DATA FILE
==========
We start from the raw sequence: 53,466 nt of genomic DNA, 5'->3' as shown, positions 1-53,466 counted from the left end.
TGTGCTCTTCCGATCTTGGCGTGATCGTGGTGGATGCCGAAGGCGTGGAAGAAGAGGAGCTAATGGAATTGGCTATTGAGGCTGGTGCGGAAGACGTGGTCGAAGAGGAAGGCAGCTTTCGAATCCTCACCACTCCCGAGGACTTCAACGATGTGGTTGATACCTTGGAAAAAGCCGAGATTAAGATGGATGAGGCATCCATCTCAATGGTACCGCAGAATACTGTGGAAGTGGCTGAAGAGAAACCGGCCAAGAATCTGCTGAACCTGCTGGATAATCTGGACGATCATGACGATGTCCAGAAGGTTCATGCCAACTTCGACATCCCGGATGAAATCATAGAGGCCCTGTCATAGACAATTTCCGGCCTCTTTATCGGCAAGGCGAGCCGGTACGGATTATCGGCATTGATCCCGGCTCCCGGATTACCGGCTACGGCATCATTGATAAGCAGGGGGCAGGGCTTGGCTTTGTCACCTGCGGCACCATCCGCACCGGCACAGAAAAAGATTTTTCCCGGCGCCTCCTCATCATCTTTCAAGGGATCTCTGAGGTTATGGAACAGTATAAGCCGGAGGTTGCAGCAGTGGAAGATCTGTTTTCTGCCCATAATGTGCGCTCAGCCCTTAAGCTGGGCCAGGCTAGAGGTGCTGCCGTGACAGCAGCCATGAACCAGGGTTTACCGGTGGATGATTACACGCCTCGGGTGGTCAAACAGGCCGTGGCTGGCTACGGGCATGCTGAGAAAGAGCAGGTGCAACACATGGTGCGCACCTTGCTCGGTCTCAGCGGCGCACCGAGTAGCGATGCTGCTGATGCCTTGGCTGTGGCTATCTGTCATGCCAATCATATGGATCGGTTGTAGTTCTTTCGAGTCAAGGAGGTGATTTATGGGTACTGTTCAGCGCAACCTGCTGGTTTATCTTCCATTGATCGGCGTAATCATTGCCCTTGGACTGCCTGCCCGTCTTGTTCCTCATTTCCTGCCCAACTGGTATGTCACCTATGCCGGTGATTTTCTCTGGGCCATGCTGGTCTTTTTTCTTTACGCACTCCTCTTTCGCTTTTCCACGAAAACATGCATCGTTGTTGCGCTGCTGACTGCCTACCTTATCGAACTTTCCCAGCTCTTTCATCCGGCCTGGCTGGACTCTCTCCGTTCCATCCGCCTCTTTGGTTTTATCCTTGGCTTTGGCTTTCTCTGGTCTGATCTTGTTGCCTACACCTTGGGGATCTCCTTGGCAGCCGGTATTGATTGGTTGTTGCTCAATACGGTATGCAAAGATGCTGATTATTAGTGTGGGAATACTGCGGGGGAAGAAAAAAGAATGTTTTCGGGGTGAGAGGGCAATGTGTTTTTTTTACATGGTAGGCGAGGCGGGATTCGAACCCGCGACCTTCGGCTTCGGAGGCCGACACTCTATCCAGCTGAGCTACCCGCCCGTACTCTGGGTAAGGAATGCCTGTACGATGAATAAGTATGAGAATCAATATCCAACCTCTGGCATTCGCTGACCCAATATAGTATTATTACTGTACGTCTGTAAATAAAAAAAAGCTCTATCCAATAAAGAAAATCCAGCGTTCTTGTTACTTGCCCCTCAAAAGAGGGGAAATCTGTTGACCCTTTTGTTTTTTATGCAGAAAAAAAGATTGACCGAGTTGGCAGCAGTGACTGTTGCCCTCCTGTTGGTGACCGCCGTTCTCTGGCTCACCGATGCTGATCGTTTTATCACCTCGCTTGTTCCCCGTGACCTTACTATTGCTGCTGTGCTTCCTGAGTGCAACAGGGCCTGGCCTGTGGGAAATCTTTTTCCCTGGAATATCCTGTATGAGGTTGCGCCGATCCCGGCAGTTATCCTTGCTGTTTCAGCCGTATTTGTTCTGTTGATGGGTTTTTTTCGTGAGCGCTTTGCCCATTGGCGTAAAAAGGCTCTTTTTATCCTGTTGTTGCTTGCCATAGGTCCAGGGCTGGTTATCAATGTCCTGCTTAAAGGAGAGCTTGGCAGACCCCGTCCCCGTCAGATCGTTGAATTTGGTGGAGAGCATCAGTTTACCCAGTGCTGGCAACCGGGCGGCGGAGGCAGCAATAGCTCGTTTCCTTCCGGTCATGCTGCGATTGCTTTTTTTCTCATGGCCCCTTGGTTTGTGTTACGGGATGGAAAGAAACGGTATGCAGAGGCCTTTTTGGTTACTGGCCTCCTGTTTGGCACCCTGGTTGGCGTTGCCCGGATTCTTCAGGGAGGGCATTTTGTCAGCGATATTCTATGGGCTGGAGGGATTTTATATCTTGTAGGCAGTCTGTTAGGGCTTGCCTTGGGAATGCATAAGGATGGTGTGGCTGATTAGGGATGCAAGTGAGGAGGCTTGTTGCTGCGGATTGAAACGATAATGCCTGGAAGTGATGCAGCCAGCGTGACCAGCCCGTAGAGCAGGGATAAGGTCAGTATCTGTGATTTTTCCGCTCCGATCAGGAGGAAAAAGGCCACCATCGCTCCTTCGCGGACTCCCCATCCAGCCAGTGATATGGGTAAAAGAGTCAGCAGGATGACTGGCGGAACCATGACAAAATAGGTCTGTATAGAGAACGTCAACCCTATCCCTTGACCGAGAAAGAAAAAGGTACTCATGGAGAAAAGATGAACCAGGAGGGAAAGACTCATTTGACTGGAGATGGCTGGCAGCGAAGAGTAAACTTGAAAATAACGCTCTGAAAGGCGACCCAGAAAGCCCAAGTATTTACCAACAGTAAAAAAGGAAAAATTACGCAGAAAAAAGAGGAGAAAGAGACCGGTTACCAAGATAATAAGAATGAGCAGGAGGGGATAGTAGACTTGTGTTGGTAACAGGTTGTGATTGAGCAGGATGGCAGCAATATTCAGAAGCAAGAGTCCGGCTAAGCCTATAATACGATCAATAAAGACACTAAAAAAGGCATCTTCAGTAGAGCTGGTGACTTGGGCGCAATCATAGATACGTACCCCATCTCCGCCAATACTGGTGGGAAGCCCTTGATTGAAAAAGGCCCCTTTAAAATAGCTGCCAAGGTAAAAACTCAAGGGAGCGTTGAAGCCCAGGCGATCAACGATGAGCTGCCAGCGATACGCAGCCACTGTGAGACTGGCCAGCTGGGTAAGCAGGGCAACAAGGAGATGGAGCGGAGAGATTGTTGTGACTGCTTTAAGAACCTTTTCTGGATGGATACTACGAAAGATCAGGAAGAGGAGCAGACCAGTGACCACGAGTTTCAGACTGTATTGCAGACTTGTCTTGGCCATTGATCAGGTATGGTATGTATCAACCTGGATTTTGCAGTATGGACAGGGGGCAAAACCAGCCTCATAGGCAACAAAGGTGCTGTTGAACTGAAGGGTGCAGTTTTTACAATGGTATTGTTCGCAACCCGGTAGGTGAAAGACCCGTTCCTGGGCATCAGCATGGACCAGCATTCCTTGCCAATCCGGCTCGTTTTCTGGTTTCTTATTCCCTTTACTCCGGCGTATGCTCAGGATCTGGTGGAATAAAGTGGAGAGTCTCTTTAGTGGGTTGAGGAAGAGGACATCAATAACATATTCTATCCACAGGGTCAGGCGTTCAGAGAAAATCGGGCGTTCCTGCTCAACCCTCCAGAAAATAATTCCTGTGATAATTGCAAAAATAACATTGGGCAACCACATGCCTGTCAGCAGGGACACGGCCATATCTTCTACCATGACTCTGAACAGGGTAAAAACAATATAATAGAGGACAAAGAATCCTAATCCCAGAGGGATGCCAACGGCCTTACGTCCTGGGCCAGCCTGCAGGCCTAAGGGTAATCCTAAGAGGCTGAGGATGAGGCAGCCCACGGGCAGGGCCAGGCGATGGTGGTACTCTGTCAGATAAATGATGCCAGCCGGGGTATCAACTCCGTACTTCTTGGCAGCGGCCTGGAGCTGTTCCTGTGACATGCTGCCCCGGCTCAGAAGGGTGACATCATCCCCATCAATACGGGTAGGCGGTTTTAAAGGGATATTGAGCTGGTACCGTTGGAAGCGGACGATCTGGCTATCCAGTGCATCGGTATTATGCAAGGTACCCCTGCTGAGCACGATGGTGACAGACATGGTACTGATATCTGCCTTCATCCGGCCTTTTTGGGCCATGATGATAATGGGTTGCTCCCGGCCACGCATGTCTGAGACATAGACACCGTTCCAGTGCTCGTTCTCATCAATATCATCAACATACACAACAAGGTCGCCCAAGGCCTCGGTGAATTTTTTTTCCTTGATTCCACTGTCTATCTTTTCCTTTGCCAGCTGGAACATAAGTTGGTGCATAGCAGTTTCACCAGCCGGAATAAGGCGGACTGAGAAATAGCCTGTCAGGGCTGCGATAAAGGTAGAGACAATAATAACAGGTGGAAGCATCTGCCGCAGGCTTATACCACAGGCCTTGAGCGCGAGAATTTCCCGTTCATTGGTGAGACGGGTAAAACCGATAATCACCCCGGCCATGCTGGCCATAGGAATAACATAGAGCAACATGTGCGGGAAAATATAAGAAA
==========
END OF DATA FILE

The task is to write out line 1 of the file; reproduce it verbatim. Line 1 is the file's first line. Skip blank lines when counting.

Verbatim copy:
We start from the raw sequence: 53,466 nt of genomic DNA, 5'->3' as shown, positions 1-53,466 counted from the left end.